Italian Prime Minister Mario Monti Resigns

Italian Prime Minister Mario Monti has resigned, paving the way for a general election next year.

Mr Monti, a former European Commissioner, had been appointed last year to lead a technocratic government tasked with saving Italy from a worsening financial crisis.

He won plaudits in Europe for passing much-needed reforms but his austerity measures have also earned him the opposition of many Italians.

The prime minister held his last cabinet meeting on Friday and handed in his resignation to President Giorgio Napolitano.

Earlier in the day, the Italian parliament had approved the 2013 budget drawn up by his government.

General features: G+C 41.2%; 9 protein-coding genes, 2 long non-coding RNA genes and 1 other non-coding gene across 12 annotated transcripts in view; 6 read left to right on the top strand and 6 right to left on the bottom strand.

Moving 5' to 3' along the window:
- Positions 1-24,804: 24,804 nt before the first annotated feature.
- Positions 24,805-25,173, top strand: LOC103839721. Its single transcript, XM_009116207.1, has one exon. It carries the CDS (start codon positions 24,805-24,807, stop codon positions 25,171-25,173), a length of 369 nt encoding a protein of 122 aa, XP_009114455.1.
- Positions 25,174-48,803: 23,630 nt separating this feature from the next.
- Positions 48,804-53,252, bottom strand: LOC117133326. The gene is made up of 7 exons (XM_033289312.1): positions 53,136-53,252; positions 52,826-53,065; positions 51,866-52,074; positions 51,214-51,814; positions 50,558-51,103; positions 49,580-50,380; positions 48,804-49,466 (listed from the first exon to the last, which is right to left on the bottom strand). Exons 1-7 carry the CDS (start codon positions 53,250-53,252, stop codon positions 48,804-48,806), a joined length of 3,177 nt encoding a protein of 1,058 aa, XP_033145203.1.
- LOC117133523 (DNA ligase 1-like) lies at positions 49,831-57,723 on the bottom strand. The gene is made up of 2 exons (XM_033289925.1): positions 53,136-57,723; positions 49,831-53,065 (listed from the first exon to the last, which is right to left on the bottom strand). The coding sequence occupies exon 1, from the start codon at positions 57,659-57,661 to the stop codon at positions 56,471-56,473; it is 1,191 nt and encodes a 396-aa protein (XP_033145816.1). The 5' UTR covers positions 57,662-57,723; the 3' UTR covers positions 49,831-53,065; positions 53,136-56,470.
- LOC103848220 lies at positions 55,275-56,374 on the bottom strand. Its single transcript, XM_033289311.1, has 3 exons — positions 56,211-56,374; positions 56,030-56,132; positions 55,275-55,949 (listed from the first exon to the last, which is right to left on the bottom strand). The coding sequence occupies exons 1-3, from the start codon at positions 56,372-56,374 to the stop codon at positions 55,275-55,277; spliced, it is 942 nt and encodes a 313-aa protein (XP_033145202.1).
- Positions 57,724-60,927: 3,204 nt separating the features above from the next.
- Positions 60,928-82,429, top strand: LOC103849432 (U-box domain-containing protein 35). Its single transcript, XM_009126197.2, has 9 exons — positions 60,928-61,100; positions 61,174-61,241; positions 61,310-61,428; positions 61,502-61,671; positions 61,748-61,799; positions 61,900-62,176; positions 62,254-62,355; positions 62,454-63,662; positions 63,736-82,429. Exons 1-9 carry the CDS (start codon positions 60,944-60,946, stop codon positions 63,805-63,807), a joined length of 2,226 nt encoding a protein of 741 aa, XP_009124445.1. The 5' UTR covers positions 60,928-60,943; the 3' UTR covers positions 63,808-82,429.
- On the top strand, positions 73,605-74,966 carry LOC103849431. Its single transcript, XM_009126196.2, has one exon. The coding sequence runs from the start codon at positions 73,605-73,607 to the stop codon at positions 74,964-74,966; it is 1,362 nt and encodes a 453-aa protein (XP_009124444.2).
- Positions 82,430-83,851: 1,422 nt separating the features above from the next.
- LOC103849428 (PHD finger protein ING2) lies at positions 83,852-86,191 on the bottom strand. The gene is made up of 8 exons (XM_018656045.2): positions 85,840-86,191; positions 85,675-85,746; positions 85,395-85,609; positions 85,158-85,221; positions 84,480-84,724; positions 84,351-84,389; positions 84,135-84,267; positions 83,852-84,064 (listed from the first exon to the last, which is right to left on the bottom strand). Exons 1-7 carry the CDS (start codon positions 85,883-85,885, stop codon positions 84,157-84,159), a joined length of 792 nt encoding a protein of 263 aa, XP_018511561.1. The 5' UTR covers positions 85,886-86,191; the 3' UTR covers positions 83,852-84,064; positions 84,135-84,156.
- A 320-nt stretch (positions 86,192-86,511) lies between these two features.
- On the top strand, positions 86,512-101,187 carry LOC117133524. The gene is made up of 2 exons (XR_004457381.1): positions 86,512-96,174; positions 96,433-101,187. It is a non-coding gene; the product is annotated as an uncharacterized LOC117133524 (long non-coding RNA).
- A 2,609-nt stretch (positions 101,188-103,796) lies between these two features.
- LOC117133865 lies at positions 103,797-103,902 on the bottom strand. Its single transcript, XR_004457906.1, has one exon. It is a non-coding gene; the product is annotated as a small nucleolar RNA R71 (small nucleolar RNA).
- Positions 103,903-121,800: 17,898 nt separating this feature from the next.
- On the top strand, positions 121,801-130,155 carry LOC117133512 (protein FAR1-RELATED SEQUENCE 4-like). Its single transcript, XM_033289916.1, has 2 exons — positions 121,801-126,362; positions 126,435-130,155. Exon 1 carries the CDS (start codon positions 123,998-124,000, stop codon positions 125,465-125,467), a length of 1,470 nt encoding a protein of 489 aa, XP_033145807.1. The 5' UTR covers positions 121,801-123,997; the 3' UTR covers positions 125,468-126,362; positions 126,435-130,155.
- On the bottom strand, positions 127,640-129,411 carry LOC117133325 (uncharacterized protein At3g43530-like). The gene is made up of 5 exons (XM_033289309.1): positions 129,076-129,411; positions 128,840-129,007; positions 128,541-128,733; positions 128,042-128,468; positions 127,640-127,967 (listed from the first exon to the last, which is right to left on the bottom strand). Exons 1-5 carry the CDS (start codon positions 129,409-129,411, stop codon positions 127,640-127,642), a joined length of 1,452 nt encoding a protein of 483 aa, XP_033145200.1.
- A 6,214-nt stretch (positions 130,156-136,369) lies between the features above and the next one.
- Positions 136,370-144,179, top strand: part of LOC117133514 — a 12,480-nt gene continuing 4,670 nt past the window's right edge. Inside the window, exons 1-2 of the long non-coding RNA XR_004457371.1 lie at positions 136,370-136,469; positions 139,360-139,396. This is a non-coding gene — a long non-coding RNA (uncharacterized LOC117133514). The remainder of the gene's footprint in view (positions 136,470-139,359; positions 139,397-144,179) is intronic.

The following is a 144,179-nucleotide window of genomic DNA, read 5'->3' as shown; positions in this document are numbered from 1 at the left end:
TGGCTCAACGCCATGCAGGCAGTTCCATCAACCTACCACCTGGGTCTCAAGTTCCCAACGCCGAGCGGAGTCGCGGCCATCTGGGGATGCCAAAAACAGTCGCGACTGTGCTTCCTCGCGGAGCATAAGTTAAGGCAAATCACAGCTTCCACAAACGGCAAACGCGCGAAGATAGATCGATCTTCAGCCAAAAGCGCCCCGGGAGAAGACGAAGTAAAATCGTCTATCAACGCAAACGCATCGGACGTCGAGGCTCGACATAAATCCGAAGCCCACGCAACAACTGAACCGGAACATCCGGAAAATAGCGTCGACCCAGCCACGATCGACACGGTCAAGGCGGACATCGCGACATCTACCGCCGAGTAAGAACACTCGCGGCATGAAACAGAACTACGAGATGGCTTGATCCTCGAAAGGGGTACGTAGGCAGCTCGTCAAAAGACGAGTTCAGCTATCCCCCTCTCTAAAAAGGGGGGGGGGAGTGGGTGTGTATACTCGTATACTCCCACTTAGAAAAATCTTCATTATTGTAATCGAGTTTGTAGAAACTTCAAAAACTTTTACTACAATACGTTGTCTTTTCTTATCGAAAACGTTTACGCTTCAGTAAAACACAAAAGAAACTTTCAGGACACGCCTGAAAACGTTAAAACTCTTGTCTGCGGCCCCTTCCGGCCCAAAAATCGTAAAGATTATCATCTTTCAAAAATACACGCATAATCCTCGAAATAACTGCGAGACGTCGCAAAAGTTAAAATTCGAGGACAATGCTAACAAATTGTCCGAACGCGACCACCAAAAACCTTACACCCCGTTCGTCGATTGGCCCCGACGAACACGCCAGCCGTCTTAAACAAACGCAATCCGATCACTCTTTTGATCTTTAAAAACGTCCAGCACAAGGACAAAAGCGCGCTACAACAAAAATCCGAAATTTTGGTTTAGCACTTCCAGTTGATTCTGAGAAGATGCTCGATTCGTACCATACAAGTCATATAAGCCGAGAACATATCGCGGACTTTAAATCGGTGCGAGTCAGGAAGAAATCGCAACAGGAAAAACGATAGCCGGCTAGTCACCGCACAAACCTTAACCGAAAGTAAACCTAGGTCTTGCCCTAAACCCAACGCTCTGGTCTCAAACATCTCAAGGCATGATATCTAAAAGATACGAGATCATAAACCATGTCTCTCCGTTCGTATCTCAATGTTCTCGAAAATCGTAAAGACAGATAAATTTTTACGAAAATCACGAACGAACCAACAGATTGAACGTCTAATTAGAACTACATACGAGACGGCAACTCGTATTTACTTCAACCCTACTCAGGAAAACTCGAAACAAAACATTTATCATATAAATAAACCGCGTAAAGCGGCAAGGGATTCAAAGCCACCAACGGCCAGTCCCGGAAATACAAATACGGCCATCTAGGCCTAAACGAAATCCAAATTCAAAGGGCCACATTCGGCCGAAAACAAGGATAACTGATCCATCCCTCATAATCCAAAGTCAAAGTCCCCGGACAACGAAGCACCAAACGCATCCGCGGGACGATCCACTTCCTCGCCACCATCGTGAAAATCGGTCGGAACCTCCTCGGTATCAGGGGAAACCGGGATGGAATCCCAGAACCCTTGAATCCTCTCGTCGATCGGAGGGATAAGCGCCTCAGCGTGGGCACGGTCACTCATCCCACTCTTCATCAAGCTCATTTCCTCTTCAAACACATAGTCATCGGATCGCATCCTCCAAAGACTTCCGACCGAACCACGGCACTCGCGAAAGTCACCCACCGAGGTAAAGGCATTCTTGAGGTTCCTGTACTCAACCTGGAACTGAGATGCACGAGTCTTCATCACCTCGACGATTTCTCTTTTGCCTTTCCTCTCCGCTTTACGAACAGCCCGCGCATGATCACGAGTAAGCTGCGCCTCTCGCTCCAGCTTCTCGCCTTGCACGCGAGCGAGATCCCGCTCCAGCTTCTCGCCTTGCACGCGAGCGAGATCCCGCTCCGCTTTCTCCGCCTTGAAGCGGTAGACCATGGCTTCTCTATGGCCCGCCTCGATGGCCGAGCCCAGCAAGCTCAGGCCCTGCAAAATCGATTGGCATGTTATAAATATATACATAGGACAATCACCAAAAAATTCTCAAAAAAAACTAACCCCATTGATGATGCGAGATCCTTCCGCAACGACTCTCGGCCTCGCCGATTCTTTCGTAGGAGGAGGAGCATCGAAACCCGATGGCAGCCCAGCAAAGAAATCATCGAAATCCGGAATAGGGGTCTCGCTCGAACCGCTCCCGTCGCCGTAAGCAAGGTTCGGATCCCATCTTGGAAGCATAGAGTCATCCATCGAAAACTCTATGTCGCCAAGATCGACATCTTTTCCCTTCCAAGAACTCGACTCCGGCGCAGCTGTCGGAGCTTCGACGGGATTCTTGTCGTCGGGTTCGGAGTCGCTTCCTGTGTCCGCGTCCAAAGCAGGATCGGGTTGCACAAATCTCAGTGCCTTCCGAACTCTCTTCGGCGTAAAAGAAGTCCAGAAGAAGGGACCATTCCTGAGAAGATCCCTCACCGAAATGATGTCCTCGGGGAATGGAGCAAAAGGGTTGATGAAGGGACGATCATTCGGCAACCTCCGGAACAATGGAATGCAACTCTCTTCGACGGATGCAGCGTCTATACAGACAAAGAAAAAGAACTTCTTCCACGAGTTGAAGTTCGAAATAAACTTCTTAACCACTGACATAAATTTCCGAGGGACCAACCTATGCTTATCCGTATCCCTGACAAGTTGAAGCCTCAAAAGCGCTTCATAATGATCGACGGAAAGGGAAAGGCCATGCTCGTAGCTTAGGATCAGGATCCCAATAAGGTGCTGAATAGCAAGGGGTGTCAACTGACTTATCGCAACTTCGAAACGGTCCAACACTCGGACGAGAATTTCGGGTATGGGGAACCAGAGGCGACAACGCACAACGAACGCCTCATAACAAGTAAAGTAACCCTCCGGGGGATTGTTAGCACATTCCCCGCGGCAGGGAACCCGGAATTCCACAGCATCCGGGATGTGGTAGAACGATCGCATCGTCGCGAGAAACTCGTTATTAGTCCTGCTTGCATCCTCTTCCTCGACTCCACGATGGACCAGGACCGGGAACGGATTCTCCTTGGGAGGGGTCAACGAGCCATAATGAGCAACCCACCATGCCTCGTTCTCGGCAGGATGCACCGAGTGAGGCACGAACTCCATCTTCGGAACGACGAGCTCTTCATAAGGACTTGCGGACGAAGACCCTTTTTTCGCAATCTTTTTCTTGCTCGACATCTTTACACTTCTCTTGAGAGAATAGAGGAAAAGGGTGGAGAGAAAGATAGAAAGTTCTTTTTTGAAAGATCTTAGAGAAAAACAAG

Mr Monti called his 13-month tenure "difficult but fascinating".

"The work we did ... has made the country more trustworthy, besides more competitive and attractive to foreign investors," he told diplomats, who gave him a standing ovation.

"I hope that it can continue this way also in the next legislative session."

Mr Monti will give his year-end news conference on Sunday, when he is expected to announce whether he will participate in the election campaign.

The election is expected to take place in February. Mr Monti has not yet announced whether he will run.

Earlier this month, controversial politician and media mogul Silvio Berlusconi ended months of speculation, announcing he will try to become Italy's PM again.

Mr Berlusconi, 76, stepped down in disgrace last year as Italy was on the brink of financial disaster, and Mr Monti's government took over.